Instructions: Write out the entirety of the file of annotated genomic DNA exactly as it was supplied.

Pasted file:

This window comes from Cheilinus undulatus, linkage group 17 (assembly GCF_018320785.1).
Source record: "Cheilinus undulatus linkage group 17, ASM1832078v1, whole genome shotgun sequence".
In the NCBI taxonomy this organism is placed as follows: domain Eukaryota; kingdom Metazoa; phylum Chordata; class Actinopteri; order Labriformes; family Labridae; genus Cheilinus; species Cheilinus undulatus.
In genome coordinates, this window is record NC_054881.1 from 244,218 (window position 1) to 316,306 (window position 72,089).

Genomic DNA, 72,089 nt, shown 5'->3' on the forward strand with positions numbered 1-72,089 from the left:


This window comes from Cheilinus undulatus, linkage group 17 (assembly GCF_018320785.1).
Source record: "Cheilinus undulatus linkage group 17, ASM1832078v1, whole genome shotgun sequence".
In the NCBI taxonomy this organism is placed as follows: domain Eukaryota; kingdom Metazoa; phylum Chordata; class Actinopteri; order Labriformes; family Labridae; genus Cheilinus; species Cheilinus undulatus.
In genome coordinates, this window is record NC_054881.1 from 244,218 (window position 1) to 316,306 (window position 72,089).

Genomic DNA, 72,089 nt, shown 5'->3' on the forward strand with positions numbered 1-72,089 from the left: